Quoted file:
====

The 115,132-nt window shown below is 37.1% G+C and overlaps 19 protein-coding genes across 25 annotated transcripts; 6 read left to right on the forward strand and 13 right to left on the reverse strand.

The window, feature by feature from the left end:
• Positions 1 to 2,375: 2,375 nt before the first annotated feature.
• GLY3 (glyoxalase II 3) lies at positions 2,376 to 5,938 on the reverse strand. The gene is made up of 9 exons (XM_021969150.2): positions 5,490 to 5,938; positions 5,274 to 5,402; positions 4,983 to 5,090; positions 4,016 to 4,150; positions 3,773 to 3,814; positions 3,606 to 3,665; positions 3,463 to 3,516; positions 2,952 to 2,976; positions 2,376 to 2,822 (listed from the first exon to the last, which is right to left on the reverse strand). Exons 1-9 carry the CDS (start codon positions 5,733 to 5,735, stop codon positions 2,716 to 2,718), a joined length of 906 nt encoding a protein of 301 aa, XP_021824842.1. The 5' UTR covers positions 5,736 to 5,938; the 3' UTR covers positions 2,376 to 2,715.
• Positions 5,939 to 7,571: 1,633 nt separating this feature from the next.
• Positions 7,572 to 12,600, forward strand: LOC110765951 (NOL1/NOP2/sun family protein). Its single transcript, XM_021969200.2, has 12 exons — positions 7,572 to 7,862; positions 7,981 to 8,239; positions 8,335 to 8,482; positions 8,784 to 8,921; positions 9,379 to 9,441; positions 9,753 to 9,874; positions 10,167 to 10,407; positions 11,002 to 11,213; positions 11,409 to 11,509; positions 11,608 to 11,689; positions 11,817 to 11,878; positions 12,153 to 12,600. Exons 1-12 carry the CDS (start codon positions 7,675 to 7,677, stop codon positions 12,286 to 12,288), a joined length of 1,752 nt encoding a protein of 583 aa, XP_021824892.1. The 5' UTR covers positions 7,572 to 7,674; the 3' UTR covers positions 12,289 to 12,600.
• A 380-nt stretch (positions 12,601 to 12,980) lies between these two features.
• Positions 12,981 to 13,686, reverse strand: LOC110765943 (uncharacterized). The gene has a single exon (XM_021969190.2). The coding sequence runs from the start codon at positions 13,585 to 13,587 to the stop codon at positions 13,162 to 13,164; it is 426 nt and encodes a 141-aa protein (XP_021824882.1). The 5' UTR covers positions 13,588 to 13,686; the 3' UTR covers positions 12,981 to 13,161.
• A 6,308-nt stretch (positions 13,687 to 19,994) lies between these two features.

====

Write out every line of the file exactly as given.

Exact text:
The 115,132-nt window shown below is 37.1% G+C and overlaps 19 protein-coding genes across 25 annotated transcripts; 6 read left to right on the forward strand and 13 right to left on the reverse strand.

The window, feature by feature from the left end:
• Positions 1 to 2,375: 2,375 nt before the first annotated feature.
• GLY3 (glyoxalase II 3) lies at positions 2,376 to 5,938 on the reverse strand. The gene is made up of 9 exons (XM_021969150.2): positions 5,490 to 5,938; positions 5,274 to 5,402; positions 4,983 to 5,090; positions 4,016 to 4,150; positions 3,773 to 3,814; positions 3,606 to 3,665; positions 3,463 to 3,516; positions 2,952 to 2,976; positions 2,376 to 2,822 (listed from the first exon to the last, which is right to left on the reverse strand). Exons 1-9 carry the CDS (start codon positions 5,733 to 5,735, stop codon positions 2,716 to 2,718), a joined length of 906 nt encoding a protein of 301 aa, XP_021824842.1. The 5' UTR covers positions 5,736 to 5,938; the 3' UTR covers positions 2,376 to 2,715.
• Positions 5,939 to 7,571: 1,633 nt separating this feature from the next.
• Positions 7,572 to 12,600, forward strand: LOC110765951 (NOL1/NOP2/sun family protein). Its single transcript, XM_021969200.2, has 12 exons — positions 7,572 to 7,862; positions 7,981 to 8,239; positions 8,335 to 8,482; positions 8,784 to 8,921; positions 9,379 to 9,441; positions 9,753 to 9,874; positions 10,167 to 10,407; positions 11,002 to 11,213; positions 11,409 to 11,509; positions 11,608 to 11,689; positions 11,817 to 11,878; positions 12,153 to 12,600. Exons 1-12 carry the CDS (start codon positions 7,675 to 7,677, stop codon positions 12,286 to 12,288), a joined length of 1,752 nt encoding a protein of 583 aa, XP_021824892.1. The 5' UTR covers positions 7,572 to 7,674; the 3' UTR covers positions 12,289 to 12,600.
• A 380-nt stretch (positions 12,601 to 12,980) lies between these two features.
• Positions 12,981 to 13,686, reverse strand: LOC110765943 (uncharacterized). The gene has a single exon (XM_021969190.2). The coding sequence runs from the start codon at positions 13,585 to 13,587 to the stop codon at positions 13,162 to 13,164; it is 426 nt and encodes a 141-aa protein (XP_021824882.1). The 5' UTR covers positions 13,588 to 13,686; the 3' UTR covers positions 12,981 to 13,161.
• A 6,308-nt stretch (positions 13,687 to 19,994) lies between these two features.